Red Cross volunteers on the ‘virtual’ frontlines of response during pandemic

Topics: Ontario, Virtual and Digital Volunteering
By Fernanda de Fraga, Communications Volunteer | May 26, 2020

It is a message that has been often repeated during the COVID-19 pandemic – to ensure the health and safety of everyone, maintain a physical distance of two metres from one another.

But for Canadian Red Cross volunteers, who typically respond to emergencies in person; where a hug, touch on the shoulder or simply a friendly face can help comfort someone affected by disaster – how would it be possible to provide that comfort while maintaining a safe distance?

The pandemic has shown that, once again, every emergency is unique with its complexities and individual sets of circumstances. While many aspects of a Red Cross personal disaster assistance (PDA) response remain the same – providing shelter, food and clothing, or emotional support to people affected by a personal emergency - the Red Cross remains flexible, adapting  its service delivery process in order to meet those needs. During COVID-19, this has meant going virtual.

In mid April, this new virtual response was put into action following a housefire in Stratford, Ontario.  The call came in just before midnight following a house fire and a few people needed a safe and warm place to spend the night. Red Cross volunteers connected with individuals by phone to gather information and made arrangements for nearby accommodations.  The new process is effective, but it comes with its challenges.  “We work really hard to get accurate information over the phone, but it is very different than being there in person,” says Carlos Vidreiro, a supervisor of the PDA team in Stratford. “For example, at first we thought there were three people needing support. We were just finishing our assessment when we received one more call. A fourth person was sleeping in his car with the heat on because he did not have anywhere else to go.”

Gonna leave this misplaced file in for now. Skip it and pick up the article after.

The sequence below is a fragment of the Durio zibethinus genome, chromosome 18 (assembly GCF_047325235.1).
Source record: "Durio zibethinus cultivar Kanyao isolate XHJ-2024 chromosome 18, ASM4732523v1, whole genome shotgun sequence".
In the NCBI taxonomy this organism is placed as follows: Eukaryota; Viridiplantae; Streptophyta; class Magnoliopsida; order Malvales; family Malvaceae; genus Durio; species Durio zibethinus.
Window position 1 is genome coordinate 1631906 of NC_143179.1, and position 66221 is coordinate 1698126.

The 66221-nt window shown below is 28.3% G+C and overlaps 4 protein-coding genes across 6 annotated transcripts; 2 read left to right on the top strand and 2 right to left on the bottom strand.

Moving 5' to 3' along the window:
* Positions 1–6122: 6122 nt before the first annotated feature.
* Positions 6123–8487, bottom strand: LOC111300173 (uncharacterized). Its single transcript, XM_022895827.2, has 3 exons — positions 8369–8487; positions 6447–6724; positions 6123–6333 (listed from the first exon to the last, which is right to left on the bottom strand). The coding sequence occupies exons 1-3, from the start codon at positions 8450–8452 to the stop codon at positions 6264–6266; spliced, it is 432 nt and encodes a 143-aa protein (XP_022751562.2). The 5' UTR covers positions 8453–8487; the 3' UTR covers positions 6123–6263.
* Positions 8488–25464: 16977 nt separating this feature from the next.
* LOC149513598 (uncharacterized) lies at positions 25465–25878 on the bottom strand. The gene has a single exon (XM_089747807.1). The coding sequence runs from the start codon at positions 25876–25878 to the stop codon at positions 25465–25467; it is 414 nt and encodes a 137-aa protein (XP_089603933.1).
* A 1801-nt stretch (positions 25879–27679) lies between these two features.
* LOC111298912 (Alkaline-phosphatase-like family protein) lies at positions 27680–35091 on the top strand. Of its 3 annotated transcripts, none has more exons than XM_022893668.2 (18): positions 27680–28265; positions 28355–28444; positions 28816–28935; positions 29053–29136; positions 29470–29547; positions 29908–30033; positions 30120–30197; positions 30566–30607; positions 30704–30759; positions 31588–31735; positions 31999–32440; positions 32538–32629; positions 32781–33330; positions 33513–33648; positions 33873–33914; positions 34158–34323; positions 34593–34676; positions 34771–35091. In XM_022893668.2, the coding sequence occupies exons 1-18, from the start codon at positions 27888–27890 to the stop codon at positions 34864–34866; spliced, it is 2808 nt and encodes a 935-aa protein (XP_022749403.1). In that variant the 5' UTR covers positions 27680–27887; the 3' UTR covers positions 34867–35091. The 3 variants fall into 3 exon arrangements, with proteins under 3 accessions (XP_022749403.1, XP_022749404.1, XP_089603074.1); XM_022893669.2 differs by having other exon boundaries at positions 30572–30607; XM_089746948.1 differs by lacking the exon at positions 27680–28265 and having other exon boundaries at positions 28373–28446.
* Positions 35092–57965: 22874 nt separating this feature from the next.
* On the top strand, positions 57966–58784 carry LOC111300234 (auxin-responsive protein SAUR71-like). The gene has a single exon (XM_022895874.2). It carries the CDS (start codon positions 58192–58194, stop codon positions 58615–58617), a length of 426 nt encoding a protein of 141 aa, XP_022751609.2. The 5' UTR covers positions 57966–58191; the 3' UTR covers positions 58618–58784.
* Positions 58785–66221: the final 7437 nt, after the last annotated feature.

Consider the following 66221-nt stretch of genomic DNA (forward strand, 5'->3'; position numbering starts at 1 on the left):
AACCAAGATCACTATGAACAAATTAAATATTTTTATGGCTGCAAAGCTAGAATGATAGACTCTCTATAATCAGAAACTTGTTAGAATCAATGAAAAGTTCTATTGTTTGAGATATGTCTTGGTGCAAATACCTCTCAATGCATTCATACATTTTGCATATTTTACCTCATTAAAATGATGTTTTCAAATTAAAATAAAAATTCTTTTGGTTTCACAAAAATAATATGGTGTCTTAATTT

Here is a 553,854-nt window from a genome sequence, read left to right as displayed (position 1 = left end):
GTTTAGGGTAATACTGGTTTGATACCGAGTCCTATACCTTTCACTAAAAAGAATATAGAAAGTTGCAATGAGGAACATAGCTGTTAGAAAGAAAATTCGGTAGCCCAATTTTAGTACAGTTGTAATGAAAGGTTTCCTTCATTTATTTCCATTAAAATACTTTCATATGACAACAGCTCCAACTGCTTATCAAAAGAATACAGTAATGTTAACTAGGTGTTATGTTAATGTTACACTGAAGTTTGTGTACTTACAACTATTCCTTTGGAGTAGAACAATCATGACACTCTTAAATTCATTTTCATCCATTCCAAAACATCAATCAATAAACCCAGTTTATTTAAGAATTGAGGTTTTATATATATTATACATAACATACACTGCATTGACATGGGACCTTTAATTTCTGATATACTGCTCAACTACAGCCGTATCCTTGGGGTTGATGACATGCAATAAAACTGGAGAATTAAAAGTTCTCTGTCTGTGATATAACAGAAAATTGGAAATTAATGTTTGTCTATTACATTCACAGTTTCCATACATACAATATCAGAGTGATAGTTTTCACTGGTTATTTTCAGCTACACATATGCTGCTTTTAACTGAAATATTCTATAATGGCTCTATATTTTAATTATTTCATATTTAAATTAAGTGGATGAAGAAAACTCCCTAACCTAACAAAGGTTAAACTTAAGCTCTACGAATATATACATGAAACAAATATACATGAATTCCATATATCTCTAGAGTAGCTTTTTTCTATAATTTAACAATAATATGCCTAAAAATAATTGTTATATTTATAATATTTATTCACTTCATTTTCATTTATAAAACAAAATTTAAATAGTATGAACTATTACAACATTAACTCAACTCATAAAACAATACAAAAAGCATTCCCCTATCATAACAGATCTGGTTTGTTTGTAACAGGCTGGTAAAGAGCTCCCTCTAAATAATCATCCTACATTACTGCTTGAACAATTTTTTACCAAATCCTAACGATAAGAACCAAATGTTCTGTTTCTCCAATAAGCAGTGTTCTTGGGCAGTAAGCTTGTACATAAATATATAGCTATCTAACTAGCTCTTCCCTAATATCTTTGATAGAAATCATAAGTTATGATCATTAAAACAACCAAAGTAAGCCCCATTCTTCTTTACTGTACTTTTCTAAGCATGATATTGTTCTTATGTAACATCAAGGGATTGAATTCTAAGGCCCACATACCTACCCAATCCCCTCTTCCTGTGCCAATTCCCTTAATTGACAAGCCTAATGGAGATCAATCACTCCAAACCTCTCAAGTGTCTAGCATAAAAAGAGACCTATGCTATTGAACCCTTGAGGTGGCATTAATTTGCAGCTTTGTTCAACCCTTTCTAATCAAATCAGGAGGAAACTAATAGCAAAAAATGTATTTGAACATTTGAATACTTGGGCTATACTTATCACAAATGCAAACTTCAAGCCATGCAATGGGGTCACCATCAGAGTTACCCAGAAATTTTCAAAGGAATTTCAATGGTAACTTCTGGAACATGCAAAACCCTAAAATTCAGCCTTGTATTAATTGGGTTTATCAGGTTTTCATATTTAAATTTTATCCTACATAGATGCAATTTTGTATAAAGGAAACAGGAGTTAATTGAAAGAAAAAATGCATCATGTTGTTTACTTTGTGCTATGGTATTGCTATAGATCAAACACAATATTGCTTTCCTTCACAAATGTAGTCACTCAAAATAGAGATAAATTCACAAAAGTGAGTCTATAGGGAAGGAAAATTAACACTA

It took several phone calls, back and forth, which took some time, but within two hours everyone affected by the fire was provided shelter.  In addition, pre-paid cards to support the purchase of food and clothing were delivered to individuals the next morning.

The virtual assistance allows  Red Cross work to continue while the COVID-19 pandemic evolves. “At the end of the day, people get the help they need. This is the most important,” says Vidreiro.

“In a time of great transition, our local Red Cross volunteers have been flexible and adaptable in a rapidly changing response landscape. Much gratitude to our volunteer team and community partners for their agile response when called upon,” adds Darin Dees, Emergency Management Coordinator for the Red Cross in Stratford.